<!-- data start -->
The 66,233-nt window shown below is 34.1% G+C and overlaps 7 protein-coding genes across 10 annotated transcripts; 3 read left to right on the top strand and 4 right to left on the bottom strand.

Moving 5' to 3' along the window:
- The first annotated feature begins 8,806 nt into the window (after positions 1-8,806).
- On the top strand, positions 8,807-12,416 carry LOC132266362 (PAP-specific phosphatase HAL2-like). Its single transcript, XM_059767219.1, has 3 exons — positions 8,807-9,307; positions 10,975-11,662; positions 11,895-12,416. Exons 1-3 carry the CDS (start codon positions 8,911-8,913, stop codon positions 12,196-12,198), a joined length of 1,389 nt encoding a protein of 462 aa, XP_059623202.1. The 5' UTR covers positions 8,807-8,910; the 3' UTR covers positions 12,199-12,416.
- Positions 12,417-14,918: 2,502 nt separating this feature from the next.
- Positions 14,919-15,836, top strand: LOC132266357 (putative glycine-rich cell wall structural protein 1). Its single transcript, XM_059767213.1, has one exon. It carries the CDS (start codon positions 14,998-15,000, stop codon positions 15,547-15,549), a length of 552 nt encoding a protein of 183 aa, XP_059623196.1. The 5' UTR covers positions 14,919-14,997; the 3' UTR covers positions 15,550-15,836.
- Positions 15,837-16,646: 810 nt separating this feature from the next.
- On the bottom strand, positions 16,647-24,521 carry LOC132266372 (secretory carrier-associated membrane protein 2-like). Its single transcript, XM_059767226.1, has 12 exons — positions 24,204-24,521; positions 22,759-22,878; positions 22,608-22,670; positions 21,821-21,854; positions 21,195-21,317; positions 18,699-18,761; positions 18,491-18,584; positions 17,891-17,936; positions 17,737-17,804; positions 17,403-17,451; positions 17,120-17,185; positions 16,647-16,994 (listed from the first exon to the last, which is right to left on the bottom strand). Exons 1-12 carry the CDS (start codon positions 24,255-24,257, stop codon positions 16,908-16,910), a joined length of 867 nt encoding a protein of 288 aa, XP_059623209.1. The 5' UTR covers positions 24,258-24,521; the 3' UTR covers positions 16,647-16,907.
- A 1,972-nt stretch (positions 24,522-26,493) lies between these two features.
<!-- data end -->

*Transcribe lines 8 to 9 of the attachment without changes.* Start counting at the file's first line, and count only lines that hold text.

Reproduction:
- On the bottom strand, positions 16,647-24,521 carry LOC132266372 (secretory carrier-associated membrane protein 2-like). Its single transcript, XM_059767226.1, has 12 exons — positions 24,204-24,521; positions 22,759-22,878; positions 22,608-22,670; positions 21,821-21,854; positions 21,195-21,317; positions 18,699-18,761; positions 18,491-18,584; positions 17,891-17,936; positions 17,737-17,804; positions 17,403-17,451; positions 17,120-17,185; positions 16,647-16,994 (listed from the first exon to the last, which is right to left on the bottom strand). Exons 1-12 carry the CDS (start codon positions 24,255-24,257, stop codon positions 16,908-16,910), a joined length of 867 nt encoding a protein of 288 aa, XP_059623209.1. The 5' UTR covers positions 24,258-24,521; the 3' UTR covers positions 16,647-16,907.
- A 1,972-nt stretch (positions 24,522-26,493) lies between these two features.